Chart-toppers Ed Sheeran and Camila Cabello were among music stars who took to the stage on Tuesday night at a televised concert aiming to raise funds for a Ukrainian humanitarian appeal.

The line-up for the two-hour “Concert for Ukraine” in Birmingham also featured Ukrainian singer Jamala, who won the 2016 Eurovision Song Contest, music veteran Nile Rodgers & Chic as well as groups Snow Patrol and Manic Street Preachers.

Organisers said the concert had raised 12.2 million British pounds ($16m) which will be donated to the Disasters Emergency Committee – an umbrella of British charities – for the humanitarian appeal in Ukraine.

Russia suffering an ‘unprecedented blow in Ukraine’: Envoy

Ukraine’s UN Ambassador Sergiy Kyslytsya has told the UN Security Council that the “demilitarization of Russia is well under way” due to “unprecedented” personnel and equipment losses.

Since the beginning of the invasion into Ukraine, Kyslytsya said the Russian occupiers have lost more than 17,000 military personnel, over 1,700 armoured vehicles and almost 600 tanks.

He also said Russia also has lost 300 artillery systems, 127 planes and 129 helicopters, almost 100 rocket launchers systems, 54 air defense systems and seven ships.

Kyslytsya said that is “an unprecedented blow to Moscow, where the numbers of Soviet losses in Afghanistan pale in comparison.”

Ukrainian Ambassador to the UN Sergiy Kyslytsya attends a Security Council meeting at the UN Headquarters in New York City, US, March 29, 2022 [David ‘Dee’ Delgado/ Reuters]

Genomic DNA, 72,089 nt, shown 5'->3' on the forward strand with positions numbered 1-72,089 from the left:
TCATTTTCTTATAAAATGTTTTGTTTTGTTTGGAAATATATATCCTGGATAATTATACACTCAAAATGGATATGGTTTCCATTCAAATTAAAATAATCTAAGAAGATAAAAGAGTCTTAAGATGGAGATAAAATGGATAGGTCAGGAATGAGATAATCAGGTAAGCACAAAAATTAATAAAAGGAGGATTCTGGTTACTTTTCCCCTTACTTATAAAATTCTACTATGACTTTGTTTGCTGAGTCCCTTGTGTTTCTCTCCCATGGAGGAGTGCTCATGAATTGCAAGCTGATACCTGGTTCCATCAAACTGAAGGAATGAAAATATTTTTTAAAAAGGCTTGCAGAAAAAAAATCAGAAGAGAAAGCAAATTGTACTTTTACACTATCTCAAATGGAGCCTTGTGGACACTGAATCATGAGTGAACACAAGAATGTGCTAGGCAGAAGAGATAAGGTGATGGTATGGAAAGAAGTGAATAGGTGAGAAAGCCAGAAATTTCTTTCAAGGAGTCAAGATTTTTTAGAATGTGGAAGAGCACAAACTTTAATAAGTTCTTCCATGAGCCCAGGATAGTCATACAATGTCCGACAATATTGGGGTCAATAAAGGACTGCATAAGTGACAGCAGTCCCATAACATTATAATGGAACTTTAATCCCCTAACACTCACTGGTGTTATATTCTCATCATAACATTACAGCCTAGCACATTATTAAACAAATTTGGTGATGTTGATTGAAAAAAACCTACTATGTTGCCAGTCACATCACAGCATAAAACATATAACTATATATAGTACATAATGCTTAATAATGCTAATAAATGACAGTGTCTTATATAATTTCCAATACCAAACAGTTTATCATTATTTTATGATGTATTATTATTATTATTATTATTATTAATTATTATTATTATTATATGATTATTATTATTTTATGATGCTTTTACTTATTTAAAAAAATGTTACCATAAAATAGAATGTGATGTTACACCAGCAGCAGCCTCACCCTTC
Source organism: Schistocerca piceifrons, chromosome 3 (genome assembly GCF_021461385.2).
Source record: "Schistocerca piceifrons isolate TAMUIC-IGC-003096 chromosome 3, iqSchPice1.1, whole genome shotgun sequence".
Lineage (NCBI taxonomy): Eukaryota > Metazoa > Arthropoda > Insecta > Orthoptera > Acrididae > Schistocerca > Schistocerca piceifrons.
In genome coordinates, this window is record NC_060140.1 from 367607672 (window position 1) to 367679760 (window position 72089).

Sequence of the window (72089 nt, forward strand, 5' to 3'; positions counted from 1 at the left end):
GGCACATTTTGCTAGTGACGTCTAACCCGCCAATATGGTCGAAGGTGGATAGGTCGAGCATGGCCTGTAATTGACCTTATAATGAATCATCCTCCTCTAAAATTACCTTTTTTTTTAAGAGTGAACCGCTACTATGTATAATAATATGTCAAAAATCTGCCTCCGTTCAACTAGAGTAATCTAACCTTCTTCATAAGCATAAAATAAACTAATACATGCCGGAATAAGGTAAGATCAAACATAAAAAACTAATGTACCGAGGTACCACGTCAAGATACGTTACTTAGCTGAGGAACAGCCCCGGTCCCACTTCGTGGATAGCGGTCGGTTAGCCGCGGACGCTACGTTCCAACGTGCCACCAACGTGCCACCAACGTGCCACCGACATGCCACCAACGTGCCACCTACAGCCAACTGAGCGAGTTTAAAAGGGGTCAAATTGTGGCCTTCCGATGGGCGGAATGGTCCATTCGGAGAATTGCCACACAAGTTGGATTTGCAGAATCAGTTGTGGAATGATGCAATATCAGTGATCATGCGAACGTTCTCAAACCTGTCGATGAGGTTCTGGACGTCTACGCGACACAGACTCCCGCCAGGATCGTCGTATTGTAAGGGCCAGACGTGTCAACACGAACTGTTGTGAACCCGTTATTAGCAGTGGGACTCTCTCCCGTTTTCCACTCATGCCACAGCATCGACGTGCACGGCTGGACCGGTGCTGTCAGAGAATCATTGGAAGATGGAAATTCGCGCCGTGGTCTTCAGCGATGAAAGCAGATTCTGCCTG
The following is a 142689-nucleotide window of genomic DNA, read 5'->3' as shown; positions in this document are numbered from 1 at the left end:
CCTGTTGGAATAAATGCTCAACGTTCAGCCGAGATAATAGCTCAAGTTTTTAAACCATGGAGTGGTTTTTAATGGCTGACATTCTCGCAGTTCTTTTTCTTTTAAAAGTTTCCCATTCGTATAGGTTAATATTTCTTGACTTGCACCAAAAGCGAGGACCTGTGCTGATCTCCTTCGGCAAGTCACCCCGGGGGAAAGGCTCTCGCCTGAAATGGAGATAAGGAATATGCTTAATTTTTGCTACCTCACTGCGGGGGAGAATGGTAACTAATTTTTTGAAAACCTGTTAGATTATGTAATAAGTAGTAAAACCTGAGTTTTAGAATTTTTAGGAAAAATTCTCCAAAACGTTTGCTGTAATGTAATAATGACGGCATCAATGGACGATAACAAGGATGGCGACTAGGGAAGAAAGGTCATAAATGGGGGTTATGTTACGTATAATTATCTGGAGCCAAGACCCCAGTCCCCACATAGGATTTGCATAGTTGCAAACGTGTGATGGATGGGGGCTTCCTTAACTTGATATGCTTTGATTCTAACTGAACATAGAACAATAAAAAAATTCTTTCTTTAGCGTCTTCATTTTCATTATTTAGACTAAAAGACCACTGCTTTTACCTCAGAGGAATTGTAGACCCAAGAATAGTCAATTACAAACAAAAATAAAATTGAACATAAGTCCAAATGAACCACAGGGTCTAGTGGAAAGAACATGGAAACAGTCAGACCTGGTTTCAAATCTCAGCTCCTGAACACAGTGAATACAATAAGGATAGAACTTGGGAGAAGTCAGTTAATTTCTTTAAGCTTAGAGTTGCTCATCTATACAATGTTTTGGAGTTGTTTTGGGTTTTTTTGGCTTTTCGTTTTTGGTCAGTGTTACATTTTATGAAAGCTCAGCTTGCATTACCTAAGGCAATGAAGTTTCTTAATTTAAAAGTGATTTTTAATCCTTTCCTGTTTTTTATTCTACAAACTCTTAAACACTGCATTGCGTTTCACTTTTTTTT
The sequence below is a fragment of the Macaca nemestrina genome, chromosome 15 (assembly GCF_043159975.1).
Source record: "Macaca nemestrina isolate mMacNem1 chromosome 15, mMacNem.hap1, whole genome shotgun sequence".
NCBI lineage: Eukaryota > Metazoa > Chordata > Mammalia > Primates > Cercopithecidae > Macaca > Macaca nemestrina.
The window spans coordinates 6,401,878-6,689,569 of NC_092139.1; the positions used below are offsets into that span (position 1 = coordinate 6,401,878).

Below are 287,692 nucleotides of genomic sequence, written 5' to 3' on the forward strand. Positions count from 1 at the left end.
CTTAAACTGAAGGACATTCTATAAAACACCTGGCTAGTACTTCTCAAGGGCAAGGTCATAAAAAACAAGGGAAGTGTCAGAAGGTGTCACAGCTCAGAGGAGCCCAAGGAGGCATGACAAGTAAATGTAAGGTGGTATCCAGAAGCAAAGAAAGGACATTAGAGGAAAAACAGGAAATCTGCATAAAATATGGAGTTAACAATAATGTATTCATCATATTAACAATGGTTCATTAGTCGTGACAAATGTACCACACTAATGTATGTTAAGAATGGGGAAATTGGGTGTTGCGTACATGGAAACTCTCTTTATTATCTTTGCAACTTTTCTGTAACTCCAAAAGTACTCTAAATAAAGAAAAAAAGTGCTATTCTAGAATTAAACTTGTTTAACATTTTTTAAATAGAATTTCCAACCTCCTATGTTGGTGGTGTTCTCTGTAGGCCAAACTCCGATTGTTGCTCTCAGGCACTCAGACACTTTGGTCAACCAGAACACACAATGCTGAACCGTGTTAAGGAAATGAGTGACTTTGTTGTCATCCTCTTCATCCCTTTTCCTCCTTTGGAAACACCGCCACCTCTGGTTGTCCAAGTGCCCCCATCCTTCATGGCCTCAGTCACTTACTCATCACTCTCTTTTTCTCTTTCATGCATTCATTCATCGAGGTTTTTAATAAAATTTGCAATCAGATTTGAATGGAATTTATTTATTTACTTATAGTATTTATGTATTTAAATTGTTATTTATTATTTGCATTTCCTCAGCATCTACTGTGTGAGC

Russia’s promised withdrawal aimed at ‘misleading’ Ukraine: Military

Ukraine’s military says it distrusts Russia’s announced withdrawal from around Kyiv and Chernihiv.

“There are indications that the Russian forces are regrouping to focus their efforts on eastern Ukraine,” the Ukrainian general staff said in a statement.

“At the same time, the so-called ‘withdrawal of troops’ is most likely a rotation of individual units and is aimed at misleading the Ukrainian military leadership” by creating the misconception that the Russians have decided not to try to encircle Kyiv, it said.

Russia ‘almost certainly failed’ in Kyiv offensive: UK

The British Ministry of Defence says Russian setbacks and Ukrainian counterattacks around Kyiv mean “it is almost certain” that Russia “has failed in its objective to encircle” the capital city.

In its latest intelligence update, the ministry said Russian pledges to cut back troops around Kyiv may indicate its “acceptance that it has now lost the initiative in the region”.

“It is highly likely that Russia will seek to divert combat power from the north to their offensive in the Donetsk and Luhansk regions in the east,” the ministry added.

Russia, Ukraine trade accusations over naval mines

Russia and Ukraine have traded accusations about the naval mines that have been set adrift in the Black Sea.

The Russian military has alleged that the Ukrainian military had used old naval mines to protect the coast against a Russian landing and some of them have been ripped off their anchors by a storm and left adrift. Russian Colonel General Mikhail Mizintsev reaffirmed on Tuesday that “the threat of Ukrainian mines drifting along the coastline of Black Sea states remains.”

The Ukrainian Foreign Ministry responded in a statement, accusing Russia of using Ukrainian mines it seized after the 2014 annexation of Ukraine’s Crimean Peninsula and setting them adrift to “discredit Ukraine before international partners”.